Fairmont Historic Anaheim Campus 4th grader Stellina A. knows that communication and expression can be conveyed in a variety of forms — especially through dance.
From a young age, Stellina has been fascinated with dancing, particularly ballet, which she enjoys because of the graceful movements. She began taking classes when she was 3 years old and became inspired by the older girls she used to watch in the classes that were held right before hers.
“It looked so beautiful, and I wanted to become that type of dancer,” Stellina said. “I would always look at them and wonder, and that motivated me to become a better dancer.”
Now 10 years old, Stellina dedicates a tremendous amount of her time and energy to improving her dancing and practicing for performances and competitions. Five days a week, she is either at Long Beach Ballet or Ling’s Dance Academy, the latter of which allows her to learn traditional Chinese styles of dance. Stellina said she enjoys adding the Chinese dance practice to her ballet studies, as it involves the use of many props and stresses the values and traditions in China.
“I get to learn a lot about the culture,” she said, “and it’s really fascinating to know how they express themselves through dance.”
While dancing takes up a large portion of Stellina’s spare time, she never lets it interfere with her academics. When her schedule is rather tight on Mondays and Tuesdays, she completes her homework assignments in the car ride on the way to dance practice, and she’s able to finish her homework at home on other days. Though both school and dancing are key components of her life, she doesn’t let them interfere with one another.
“In my life, education comes before dancing,” Stellina said. “Once I dance, I focus on dancing and nothing else. When I do academics, I focus on academics and nothing else.”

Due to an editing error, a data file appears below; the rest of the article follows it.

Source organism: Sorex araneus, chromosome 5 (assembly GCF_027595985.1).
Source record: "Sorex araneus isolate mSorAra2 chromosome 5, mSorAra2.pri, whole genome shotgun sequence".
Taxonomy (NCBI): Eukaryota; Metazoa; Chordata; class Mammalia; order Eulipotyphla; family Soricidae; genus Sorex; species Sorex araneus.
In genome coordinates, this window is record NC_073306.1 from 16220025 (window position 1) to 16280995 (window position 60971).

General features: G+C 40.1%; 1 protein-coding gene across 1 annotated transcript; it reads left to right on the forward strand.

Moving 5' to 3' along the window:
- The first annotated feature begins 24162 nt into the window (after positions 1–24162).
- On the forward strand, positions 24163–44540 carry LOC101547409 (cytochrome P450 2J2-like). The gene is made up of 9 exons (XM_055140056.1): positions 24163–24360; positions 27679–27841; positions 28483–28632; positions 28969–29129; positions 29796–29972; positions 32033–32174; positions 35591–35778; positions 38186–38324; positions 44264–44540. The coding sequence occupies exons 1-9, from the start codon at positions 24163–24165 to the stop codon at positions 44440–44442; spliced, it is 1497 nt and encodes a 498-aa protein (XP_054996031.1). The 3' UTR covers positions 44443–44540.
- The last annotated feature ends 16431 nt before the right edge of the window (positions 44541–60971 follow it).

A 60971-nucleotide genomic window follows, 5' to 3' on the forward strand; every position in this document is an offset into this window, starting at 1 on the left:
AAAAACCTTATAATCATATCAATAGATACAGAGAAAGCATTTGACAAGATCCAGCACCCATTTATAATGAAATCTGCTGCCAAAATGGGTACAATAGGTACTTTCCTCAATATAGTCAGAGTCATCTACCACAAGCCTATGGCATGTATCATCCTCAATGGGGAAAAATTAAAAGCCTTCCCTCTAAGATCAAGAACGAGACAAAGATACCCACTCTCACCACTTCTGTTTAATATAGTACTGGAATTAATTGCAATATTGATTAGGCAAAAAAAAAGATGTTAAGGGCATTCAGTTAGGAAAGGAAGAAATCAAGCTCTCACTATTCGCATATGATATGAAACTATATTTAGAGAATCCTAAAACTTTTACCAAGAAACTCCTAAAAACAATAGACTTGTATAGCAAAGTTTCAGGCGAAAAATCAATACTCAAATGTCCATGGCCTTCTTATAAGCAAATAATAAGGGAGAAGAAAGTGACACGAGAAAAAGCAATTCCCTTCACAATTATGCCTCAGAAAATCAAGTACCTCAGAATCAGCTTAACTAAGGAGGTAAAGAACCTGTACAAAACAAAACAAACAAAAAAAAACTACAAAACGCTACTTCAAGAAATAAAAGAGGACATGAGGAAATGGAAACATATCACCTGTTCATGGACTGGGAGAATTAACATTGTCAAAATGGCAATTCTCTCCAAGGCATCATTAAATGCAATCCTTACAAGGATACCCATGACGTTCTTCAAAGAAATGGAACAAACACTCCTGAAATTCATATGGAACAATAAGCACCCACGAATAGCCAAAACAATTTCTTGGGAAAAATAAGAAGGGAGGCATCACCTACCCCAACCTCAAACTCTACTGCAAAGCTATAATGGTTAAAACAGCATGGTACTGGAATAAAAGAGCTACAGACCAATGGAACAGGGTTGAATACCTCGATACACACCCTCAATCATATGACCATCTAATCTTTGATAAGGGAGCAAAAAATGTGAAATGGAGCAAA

That focus has helped her accomplish many different accolades, including the “Elite Top First” award in last month’s KAR Dance Competition and gold in a recent Chinese-American Association competition. Though Stellina has also found success in many additional activities — including horseback riding, skating, art classes, chess, piano, and private Chinese classes — she knows that dancing is what she ultimately desires to pursue.
“I don’t want to stop dancing,” she said. “I love to perform on stage, and I like the applause, because it means that the audience is pleased with my dancing and that they really like it. All of that work and [physical] hardness on my body — it all pays off to see that the audience is happy.”
Stellina’s mother, Mary, said she enjoys seeing her daughter perform, even when she’s simply dancing around the living room. She said she feels that dancing truly helps her daughter express herself, a notion with which Stellina completely agrees. Though she’s not afraid of public speaking, she said it’s not something that makes her completely comfortable. Dancing, on the other hand, is an entirely different story.
“When you’re dancing, you don’t actually have to talk — you’re talking through your movements,” Stellina said. “If it’s a really slow and sad dance, your face tells it, and the audience can feel it. And if you’re really happy, you can play a really cheerful tune, and the audience can feel that you’re happy. I think that dance is a really good way to express yourself without using your voice.”